72 Hours Only — Free 2-Day Shipping on Orders Over $50* — Sept. 14-16

How to Choose Snowboard Bindings

Bindings are often the most-overlooked piece of gear, but finding the right ones can take your setup to the next level in terms of comfort and control. Here are some things to consider when picking out your next pair.

Flex and Materials

The flex of a binding determines how effectively it transfers energy to your snowboard. Stiff bindings deliver the powerful feel and lightning-quick response preferred by many all-mountain riders but can be slightly less comfortable due to their lack of give. Softer bindings flex a little more which is great for tweaking tricks or comfy cruising, with the drawback of slower reaction times that can feel somewhat sluggish at higher speeds.

To dial in the stiffness of different designs, binding manufacturers use a blend of various materials in specific areas—polycarbonate is one of the most common, often reinforced with fiberglass/carbon fiber to achieve a particular flex pattern. High-grade aluminum is another popular construction material. The plastic vs. metal debate has inspired plenty of strong opinions and passive-aggressive marketing campaigns over the years—just remember that all reputable binding companies put a ton of research and engineering into their designs to make them as strong and lightweight as possible, and most back them up with a solid warranty.

Baseplates and Cushioning

BurtonCustom_baseplateMany binding manufacturers are reducing the amount of rigid materials in their baseplates in favor of adding cushioning materials like EVA or urethane. This allows your board to flex more naturally from tip to tail, with less of a “dead spot” than you’d get from bindings with bulky, rigid baseplates.

Most bindings also offer shock-absorbing elements (gel pods, air pockets, foam, etc.) built into the footbeds to help lessen impact from flat landings or choppy conditions. As you might expect, more expensive bindings tend to come equipped with the latest damping technology and higher-end cushioning materials.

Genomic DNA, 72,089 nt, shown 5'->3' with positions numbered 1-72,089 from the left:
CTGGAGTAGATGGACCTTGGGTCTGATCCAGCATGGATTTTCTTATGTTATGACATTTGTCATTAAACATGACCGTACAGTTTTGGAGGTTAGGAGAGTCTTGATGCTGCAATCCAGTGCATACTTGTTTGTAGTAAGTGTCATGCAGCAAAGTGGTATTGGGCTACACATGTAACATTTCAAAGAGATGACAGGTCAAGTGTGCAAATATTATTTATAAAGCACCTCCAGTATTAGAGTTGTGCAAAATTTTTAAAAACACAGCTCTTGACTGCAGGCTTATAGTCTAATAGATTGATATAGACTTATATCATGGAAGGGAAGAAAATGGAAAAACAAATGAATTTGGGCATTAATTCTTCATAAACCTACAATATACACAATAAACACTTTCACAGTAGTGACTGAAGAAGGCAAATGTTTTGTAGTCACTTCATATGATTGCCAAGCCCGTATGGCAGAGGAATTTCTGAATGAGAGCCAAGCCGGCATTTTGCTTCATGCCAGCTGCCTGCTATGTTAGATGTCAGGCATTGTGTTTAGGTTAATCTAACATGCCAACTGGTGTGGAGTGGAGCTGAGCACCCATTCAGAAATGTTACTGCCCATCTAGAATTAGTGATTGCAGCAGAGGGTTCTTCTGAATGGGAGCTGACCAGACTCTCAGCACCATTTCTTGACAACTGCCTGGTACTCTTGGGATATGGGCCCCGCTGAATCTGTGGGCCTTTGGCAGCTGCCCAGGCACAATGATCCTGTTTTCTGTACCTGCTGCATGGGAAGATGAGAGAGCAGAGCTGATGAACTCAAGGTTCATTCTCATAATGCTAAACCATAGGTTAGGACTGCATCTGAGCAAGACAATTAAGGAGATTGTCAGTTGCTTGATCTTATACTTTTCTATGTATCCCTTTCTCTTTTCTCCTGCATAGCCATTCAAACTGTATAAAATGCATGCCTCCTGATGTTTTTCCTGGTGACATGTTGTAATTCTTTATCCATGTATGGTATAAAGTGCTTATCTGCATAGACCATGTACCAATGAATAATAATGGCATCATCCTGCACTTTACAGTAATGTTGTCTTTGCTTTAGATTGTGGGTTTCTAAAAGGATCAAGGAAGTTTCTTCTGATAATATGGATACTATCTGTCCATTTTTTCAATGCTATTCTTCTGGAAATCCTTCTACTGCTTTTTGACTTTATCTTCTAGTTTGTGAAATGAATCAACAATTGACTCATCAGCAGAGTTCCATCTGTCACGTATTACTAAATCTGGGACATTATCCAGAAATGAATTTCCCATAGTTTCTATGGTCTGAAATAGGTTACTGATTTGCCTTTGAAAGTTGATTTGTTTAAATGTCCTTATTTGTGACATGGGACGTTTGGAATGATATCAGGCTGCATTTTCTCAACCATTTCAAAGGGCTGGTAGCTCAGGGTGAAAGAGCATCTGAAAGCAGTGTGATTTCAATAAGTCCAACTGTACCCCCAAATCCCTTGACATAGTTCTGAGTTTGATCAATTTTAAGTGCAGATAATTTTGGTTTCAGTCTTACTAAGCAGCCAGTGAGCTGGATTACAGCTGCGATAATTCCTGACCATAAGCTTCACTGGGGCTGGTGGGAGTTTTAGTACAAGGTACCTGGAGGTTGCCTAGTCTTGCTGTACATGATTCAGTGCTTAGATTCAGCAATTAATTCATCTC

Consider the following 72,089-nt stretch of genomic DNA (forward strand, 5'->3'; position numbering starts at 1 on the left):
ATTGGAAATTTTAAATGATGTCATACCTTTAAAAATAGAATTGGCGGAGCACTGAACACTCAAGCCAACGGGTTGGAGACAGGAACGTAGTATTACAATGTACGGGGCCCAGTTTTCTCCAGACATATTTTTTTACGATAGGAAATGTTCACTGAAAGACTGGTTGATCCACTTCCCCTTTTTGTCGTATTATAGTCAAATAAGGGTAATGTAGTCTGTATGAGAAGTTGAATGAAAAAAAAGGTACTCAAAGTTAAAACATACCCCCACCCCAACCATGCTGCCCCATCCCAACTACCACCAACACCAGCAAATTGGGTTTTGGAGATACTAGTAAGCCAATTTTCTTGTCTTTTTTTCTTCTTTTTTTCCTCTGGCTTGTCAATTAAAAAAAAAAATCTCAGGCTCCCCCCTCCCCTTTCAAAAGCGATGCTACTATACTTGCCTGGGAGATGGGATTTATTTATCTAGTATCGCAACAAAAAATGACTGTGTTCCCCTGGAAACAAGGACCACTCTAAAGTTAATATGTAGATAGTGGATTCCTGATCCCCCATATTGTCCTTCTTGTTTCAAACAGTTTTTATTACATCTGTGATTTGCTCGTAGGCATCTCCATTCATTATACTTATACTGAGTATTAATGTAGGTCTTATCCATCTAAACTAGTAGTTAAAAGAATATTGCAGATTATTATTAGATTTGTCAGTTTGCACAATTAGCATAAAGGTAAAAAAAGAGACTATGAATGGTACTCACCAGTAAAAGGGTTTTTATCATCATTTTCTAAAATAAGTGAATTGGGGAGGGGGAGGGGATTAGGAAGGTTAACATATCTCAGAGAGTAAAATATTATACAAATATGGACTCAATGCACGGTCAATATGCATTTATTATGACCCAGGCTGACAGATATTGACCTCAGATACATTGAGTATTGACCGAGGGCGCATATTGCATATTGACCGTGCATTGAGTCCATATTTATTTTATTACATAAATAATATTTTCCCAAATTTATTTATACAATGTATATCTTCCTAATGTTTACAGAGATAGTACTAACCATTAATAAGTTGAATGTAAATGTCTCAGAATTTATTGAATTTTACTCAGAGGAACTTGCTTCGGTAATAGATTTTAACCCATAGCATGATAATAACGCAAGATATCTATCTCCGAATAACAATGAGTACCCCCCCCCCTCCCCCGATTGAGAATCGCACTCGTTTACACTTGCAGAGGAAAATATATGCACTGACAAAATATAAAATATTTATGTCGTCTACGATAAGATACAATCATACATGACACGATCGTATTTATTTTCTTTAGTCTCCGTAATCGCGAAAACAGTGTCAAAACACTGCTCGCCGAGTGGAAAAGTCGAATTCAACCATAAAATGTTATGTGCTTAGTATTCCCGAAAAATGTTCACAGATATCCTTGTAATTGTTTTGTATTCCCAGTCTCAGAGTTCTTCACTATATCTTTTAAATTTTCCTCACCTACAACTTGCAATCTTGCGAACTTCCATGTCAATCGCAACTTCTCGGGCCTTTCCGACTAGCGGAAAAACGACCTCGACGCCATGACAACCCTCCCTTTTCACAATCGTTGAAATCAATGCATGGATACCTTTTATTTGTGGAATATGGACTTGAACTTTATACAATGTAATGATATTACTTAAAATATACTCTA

Highbacks and Straps

Unionflite_highbackstrapBesides the area underfoot, straps and highbacks are the main points of contact with your boots. Altering the flex and shape of a highback drastically changes the way a binding feels and rides, even on identical baseplates. Some companies produce bindings with reclining highbacks designed to prevent you from having to strap in every time you get off the lift—just slide in your boot and lock the highback back into place. However, reclining-highback bindings are often heavier and bulkier with more moving parts. Many riders also find standard bindings more comfortable and better-fitting, which is why most binding companies stick with the traditional strap-in design.

Different straps tend to complement the intended use of a binding—softer and cushier straps for freestyle, stiffer and more responsive straps for all-mountain and freeride—and they get increasingly comfortable as you go up the price scale. Top-shelf models often have cored-out ankle straps to eliminate excess weight and conform to the shape of your boot with no pressure points.

 

Video Transcription

Whether you’re sliding rails or surfing snow, choosing a snowboard binding that fits properly and aligns with your riding style is critical for good times on the hill. The most common type of snowboard binding uses the time-tested improving strap-in system. These bindings usually feature two straps, one for your heel and one for your toe. The straps can be ratcheted down for a bomber hold and a snug fit. Some bindings use a rear-entry system, which features a high back that can be hinged down, allowing you to quickly step straight into the binding.

For riders who prefer comfort and convenience, a rare entry system can be a good way to go. Like snowboard boots, snowboard bindings have a flex rating that ranges from very soft to very stiff. It’s important to make sure the binding you choose has a flex that’s consistent with your riding style as well as the flex of the boot you plan on using. If you spend most of your time in the park, you’ll want to look for a binding with a softer flex. The softer flex offers greater maneuverability and more forgiving landings.

If you’re an all mountain rider who likes to sample a bit of everything that the mountain has to offer, check out bindings in the medium flex range. These bindings will provide a good balance of flex for park sessions, as well as the responsiveness needed for free-riding. For powder snobs, cliff hucking, and big mountain lines, you’ll want a stiffer binding and a stiff boot to match. The stiffer binding will enhance responsiveness and improve the transfer of energy from you to the board.

Snowboard bindings will also have a size designation like small, medium, large, and extra large and it’s important to make sure the size you select is a good match for your boot. Keep in mind that sizes are not consistent across brands so you’ll want to check the size chart to make sure the binding you select corresponds to your size of boot. An ideal binding fit will secure the boot without any extra play but will still allow the boot to flex properly.

Like boards, bindings have a range of mounting options and hold patterns and you’ll want to be sure the bindings you choose are compatible with the board you plan on mounting them to. The most common disc patterns are the four hole, the channel system, and universal discs that provide compatibility with just about any board.

If you have any questions about finding the ideal snowboard binding for you, be sure to call in or chat with the expert Gearheads at Backcountry.com.

How to Fine Tune Your Stance
How to Choose a Snowboard
How to Choose Snowboard Boots

0Comments

Start the conversation - be the first to comment.